That DSS invasion of National Assembly

Last Tuesday, August 7 2018, Nigerians and the international community woke up to behold a strange sight at the National Assembly Complex, Abuja. Masked security operatives from the Department of State Security DSS, had invaded and blockaded the complex, preventing lawmakers, journalists, workers and Nigerian who had one business or another in the complex from gaining access into it. The siege lasted for some hours before various reactions and interventions brought it to an abrupt end.
To say the least, that invasion apart from stalling legislative business especially the planned meeting of principal officers of the legislature, also caused unimaginable embarrassment to the country. Without doubt, the international community must been shocked to the marrow by the assault on the country’s legislature at a time most of them may have started believing that Nigeria’s democracy is taking root.
Perhaps, it is on this basis and against the backdrop of the legislature being the heartbeat of democracy that the invasion has been widely condemned. Nigerians of all hues and classes have voiced strong disapproval of the unconstitutional and Gestapo like blockade. In the same manner the US, Britain and other advanced democracies have also taken exception to the unbecoming conduct.
We are compelled, going by the frequent assault on the country’s legislalative arm of government to remind all that the legislature is the symbol of democracy. This enviable status which it enjoys stems from the truism that it is distinquishing feature between democracy and military regime or, any other form of government for that matter. Similarly the very crucial function of lawmaking which it is saddled with also makes it a critical arm. These factors as well as the existence of the principle of separation of power, more than make it necessary for other arms of government especially the executive to respect legislative sanctity. Unfortunately, this has not been so in Nigeria especially since President Mohammadu Buhari came to power.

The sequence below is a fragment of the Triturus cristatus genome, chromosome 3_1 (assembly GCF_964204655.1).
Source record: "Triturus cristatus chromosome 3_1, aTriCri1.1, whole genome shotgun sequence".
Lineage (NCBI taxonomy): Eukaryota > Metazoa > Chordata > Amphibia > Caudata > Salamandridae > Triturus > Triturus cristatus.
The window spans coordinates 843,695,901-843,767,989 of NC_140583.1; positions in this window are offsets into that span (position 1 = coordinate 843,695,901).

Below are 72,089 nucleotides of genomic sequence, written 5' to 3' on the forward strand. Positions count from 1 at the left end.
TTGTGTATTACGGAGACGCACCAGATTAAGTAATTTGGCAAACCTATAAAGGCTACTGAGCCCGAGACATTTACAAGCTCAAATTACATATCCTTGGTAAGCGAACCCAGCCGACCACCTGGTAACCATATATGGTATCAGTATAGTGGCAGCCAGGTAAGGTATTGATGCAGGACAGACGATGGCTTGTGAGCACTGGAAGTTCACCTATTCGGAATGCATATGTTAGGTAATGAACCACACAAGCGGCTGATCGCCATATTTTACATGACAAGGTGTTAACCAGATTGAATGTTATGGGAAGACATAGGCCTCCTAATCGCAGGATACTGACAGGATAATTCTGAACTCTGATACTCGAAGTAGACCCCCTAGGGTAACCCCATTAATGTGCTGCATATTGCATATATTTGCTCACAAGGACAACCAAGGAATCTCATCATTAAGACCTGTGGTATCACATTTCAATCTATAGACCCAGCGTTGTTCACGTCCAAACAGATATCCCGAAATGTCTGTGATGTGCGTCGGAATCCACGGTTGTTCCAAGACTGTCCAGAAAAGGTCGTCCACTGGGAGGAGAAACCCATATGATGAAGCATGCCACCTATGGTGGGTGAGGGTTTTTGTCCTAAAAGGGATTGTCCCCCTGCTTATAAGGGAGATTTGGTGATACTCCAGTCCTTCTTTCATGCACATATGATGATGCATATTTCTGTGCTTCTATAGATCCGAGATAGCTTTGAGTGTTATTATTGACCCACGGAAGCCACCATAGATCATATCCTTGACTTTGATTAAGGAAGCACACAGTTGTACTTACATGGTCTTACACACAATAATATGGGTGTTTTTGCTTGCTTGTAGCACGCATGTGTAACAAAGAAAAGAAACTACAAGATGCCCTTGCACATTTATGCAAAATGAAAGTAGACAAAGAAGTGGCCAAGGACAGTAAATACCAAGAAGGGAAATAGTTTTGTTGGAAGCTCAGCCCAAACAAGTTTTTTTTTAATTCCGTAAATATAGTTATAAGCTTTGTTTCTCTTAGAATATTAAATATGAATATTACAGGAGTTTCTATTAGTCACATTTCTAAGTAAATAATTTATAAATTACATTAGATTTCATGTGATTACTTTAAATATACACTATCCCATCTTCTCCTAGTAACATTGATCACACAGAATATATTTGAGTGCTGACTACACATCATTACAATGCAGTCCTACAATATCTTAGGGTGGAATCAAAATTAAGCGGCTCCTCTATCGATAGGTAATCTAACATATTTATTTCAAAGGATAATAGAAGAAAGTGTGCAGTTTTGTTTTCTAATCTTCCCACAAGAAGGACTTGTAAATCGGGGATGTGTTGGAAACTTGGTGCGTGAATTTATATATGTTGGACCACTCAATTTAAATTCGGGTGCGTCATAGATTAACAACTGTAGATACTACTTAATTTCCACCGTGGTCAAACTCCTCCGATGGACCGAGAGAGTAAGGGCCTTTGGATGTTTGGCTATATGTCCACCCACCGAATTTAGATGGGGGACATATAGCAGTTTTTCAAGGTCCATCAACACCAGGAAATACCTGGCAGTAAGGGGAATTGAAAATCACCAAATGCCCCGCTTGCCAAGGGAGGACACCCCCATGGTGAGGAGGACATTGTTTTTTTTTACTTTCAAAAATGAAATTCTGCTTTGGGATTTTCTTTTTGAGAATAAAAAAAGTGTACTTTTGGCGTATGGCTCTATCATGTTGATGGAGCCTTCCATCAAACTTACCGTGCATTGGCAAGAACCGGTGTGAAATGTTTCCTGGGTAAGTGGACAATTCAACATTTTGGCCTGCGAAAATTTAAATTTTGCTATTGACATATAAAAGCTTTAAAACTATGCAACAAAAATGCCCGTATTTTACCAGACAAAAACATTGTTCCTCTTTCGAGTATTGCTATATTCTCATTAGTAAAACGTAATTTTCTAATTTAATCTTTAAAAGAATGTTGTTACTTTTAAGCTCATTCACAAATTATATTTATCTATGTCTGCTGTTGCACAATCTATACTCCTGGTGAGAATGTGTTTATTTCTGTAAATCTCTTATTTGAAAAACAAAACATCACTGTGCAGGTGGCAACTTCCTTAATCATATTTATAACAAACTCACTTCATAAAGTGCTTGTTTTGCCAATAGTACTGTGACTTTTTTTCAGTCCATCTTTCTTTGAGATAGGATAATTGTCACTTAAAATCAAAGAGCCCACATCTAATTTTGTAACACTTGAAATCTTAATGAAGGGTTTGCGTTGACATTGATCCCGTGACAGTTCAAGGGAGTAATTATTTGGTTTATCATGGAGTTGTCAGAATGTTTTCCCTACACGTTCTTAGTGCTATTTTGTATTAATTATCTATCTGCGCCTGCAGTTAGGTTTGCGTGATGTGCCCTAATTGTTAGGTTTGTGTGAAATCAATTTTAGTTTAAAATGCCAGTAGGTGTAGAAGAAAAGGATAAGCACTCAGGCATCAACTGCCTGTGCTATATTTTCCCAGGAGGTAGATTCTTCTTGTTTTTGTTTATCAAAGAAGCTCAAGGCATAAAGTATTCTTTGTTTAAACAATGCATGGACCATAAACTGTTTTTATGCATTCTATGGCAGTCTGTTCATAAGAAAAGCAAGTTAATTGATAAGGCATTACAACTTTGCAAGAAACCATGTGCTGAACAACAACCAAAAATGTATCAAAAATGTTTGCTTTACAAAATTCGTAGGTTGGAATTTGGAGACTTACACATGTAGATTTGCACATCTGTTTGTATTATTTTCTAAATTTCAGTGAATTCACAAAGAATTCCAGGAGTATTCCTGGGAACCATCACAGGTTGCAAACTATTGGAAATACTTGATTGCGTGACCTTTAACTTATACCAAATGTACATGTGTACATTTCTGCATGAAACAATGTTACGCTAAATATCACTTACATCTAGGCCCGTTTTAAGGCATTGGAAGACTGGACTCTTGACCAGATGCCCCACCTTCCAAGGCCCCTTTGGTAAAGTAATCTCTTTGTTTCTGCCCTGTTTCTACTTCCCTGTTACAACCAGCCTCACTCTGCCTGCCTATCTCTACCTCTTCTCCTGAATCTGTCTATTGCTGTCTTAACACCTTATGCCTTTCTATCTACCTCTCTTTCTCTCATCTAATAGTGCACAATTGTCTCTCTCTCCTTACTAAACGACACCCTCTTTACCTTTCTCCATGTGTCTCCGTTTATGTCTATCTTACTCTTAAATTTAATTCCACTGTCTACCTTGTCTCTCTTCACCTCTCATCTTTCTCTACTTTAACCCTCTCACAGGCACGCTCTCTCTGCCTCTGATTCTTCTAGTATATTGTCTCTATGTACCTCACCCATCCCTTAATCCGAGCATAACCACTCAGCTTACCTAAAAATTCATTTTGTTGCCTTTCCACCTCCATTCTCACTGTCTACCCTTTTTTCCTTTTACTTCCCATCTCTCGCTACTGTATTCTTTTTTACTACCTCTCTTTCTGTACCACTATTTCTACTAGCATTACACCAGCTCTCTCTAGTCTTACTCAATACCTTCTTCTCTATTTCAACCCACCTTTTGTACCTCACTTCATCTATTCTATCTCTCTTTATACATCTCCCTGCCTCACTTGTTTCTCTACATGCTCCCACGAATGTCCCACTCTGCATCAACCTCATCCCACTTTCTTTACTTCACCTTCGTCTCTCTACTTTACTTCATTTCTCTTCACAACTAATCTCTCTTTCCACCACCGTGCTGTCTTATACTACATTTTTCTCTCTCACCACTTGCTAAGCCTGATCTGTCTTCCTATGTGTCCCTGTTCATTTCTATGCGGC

Somehow, the adminstration has redeemed its faltering image by the speedy way it handled the democratic assault. The acting president Prof Yemi Osinbajo we must say here acted well and timely in his decision to sack the Director General of the DSS, Lawal Daura. It is a step in the right direction but, certainly not enough. To fully satisfy Nigerians,a full scale probe must be launched into the heist with the aim of uncovering all that transpired that day. Beyond this, those indicted must also be made to face the music.
We are constrained again in the light of the ugly experience of last week to warn against derailing this democracy. The worst democracy it is said, is better than the best military junta. Again, most of the characters at the political arena should also be told that Nigeria and Nigerians fought so hard to bring democracy after decades of military interregnum. Therefore, present and future generations would never forgive them if they crash it. Democracy has its distinct principles which demand its own peculiar temperance and character. Our elected leaders
Should develop this temperance and accompanying spirit in the interest of our this fledgling democracy. Anything short of this remains unacceptable to the country and the democratic world.

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